the  art  needlework  class,  the  factory  hand  and  the  clerk 
who,  with  the  education  and  birth  of  a  lady,  has,  through 
adverse  circumstances,  been  glad  to  make  her  home  amongst 
working  girls.  No  difficulty  has  ever  arisen  on  this  score 
in  the  Soho  Club.  There  has  been  a  friendliness  of  feeling, 
a  linking  together  by  the  love  of  the  club,  which  have 
brought  the  members  into  cordial  relations  both  in  class- 
work  and  in  their  recreation. 

The  finance  of  our  different  clubs  is  often  a  matter  of 
difficulty,  for  none  of  the  clubs  can  be  called  self-supporting. 
In  some  clubs  the  members  pay  no  fees  whatever ;  some  pay 
a  penny  a  week  ;  and  others  two  shillings  a  quarter,  with 
a  shilling  entrance  fee.  Rents  are  very  high  in  London ; 
and  the  number  of  members  is  never  sufficient  to  meet  the 
various  expenses  of  rent,  light,  heating,  and  superintendence. 
We  never  aim  at  having  very  large  clubs  ;  for  in  Polytechnics, 
where  six  or  seven  hundred  young  women  and  girls  are  con- 
gregated together,  a  great  deal  of  that  personal  influence 
which  arises  from  the  acquaintance  of  ladies  w  ith  individua 

54  Woman  s  Mission. 

girls  must  be  lost.  We  are  willing  that  girls  should  pass  from 
the  clubs  to  the  Polytechnics,  where  they  would  get  a  higher 
education  ;  but  we  do  not  find  them  willing  to  change  when 
they  become  attached  to  their  club,  however  great  may  be 
the  advantages  offered  to  them  in  another  institution. 

We  have  said  that  many  thousands  of  girls  belong  to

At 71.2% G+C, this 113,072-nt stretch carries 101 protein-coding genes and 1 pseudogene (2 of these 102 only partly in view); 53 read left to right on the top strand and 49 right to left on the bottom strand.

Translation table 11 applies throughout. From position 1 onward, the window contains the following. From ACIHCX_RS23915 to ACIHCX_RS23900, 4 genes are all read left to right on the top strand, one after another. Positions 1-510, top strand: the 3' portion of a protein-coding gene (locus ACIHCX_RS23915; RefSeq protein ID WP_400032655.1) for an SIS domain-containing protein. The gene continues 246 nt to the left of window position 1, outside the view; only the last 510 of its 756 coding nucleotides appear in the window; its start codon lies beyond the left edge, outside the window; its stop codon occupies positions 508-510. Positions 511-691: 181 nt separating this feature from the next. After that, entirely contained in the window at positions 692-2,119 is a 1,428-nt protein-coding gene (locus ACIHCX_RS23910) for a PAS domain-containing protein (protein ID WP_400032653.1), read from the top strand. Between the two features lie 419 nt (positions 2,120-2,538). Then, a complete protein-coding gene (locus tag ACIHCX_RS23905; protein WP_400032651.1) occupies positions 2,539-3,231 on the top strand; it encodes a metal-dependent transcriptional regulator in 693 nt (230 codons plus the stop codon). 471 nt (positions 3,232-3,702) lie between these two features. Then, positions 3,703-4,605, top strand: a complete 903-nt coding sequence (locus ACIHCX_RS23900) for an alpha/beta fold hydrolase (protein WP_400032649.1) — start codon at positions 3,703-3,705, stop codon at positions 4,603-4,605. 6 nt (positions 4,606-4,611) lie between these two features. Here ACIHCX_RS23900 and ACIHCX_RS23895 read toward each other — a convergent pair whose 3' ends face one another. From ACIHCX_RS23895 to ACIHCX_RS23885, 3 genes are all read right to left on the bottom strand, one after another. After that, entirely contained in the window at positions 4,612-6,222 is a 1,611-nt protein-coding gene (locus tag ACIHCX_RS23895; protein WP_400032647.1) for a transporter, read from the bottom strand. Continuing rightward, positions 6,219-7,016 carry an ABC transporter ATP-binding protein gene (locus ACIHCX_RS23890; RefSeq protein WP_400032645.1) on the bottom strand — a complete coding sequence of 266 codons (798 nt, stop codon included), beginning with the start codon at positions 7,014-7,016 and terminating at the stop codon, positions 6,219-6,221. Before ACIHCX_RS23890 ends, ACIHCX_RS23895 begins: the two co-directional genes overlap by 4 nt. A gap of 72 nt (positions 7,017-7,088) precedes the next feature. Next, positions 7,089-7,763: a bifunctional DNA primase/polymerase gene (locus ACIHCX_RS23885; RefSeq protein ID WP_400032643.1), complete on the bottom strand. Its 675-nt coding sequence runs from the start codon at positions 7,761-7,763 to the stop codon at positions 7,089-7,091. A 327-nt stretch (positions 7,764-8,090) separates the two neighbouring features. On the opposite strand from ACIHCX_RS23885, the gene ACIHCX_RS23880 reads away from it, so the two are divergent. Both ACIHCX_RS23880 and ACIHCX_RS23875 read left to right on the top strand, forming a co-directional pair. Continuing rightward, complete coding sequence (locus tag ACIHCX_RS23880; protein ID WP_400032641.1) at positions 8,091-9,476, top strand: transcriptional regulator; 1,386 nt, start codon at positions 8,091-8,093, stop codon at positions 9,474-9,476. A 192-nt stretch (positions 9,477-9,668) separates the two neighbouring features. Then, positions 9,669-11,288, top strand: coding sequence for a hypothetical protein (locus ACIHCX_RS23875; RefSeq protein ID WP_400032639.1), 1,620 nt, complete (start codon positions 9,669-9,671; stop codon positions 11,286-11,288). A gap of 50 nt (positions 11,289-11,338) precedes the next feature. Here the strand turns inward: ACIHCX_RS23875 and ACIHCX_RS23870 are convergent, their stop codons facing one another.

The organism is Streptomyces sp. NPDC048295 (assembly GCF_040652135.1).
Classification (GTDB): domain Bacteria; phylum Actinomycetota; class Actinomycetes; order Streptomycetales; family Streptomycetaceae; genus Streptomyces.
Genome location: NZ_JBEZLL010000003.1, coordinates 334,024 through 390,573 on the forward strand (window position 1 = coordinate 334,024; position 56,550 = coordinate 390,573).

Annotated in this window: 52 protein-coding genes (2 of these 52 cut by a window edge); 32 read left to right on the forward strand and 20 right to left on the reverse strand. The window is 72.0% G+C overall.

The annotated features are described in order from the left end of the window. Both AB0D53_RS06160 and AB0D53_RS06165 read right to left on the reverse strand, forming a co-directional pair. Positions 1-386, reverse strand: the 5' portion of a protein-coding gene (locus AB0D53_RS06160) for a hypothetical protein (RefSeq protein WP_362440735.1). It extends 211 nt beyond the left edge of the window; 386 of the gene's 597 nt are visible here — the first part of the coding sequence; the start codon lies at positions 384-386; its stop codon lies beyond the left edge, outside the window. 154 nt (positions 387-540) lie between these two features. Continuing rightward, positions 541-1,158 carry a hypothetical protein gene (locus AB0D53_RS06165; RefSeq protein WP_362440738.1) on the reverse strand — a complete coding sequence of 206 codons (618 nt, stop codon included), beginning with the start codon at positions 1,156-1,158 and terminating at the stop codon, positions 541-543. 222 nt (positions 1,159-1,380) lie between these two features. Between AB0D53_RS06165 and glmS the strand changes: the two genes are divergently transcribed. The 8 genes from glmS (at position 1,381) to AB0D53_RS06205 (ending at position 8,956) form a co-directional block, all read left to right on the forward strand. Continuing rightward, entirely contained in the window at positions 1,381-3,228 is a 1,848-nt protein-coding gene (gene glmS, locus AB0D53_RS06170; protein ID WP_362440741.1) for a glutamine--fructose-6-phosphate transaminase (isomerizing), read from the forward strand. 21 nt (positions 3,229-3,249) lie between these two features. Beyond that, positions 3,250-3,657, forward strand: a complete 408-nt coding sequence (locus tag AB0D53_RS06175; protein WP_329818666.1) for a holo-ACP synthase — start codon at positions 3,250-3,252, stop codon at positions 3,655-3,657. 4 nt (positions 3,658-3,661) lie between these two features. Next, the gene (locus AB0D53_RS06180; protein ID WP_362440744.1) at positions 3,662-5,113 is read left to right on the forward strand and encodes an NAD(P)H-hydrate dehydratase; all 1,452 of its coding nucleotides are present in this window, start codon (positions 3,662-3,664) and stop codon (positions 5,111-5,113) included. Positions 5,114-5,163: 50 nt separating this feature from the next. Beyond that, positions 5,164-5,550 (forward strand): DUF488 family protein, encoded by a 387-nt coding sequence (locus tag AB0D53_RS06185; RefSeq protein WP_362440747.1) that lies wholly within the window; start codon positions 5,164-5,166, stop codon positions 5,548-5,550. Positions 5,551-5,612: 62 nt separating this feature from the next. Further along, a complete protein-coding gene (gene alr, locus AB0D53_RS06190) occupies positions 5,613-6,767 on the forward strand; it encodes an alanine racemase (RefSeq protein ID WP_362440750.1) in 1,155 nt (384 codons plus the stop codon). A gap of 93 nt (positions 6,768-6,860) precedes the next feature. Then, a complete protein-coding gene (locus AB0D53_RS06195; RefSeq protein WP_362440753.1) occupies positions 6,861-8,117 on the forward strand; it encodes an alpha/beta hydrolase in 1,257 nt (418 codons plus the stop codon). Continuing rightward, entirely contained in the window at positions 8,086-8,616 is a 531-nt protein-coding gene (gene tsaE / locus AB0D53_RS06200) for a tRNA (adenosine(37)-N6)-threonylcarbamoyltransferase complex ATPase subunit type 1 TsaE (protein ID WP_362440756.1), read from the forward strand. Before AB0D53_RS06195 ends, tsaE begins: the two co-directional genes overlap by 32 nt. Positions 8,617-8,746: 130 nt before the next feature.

these  various  clubs,  and  we  may  add  that  many  hundreds 
of  ladies  are  engaged  in  carrying  them  on.  Like  the 
members  of  the  clubs,  the  ladies  are  from  all  classes  of 
society — from  those  who  have  to  earn  their  daily  bread  to 
those  in  the  highest  ranks  of  life.  All  are  equally  beloved 
by  the  girls,  if  they  have  in  themselves  that  sympathy  and 
heartiness  which  attracts  one  person  to  another.  There  is 
not  much  difficulty  now  in  getting  help  for  these  clubs,  for 
most  girls  in  England,  when  they  begin  to  take  a  serious 
view  of  life,  consider  that  they  have  some  duty  to  perform 
to  others  who  are  less  fortunately  placed.  This  feeling 
is  encouraged  in  club  members  by  getting  them  to  take 
an  interest  in  those  who  are  poorer  than  themselves.  In 
many  clubs  one  evening  in  the  week  is  set  apart  for  working 
for  some  philanthropic  object — for  an  orphanage,  for  mission 
work,  and  so  forth. 

In  some  clubs  religious  influences  are  brought  more 
strongly  to  bear  upon  members  than  in  others.  The  evenings 
begin  and  end  with  prayer,  and  there  are  Bible  classes  and 
special  religious  teaching.  In  other  clubs  the  religious 
teaching  has  to  be  less  doctrinal  and  more  indirect ;  the 
members  of  them  including  Roman  Catholics,  Nonconformists,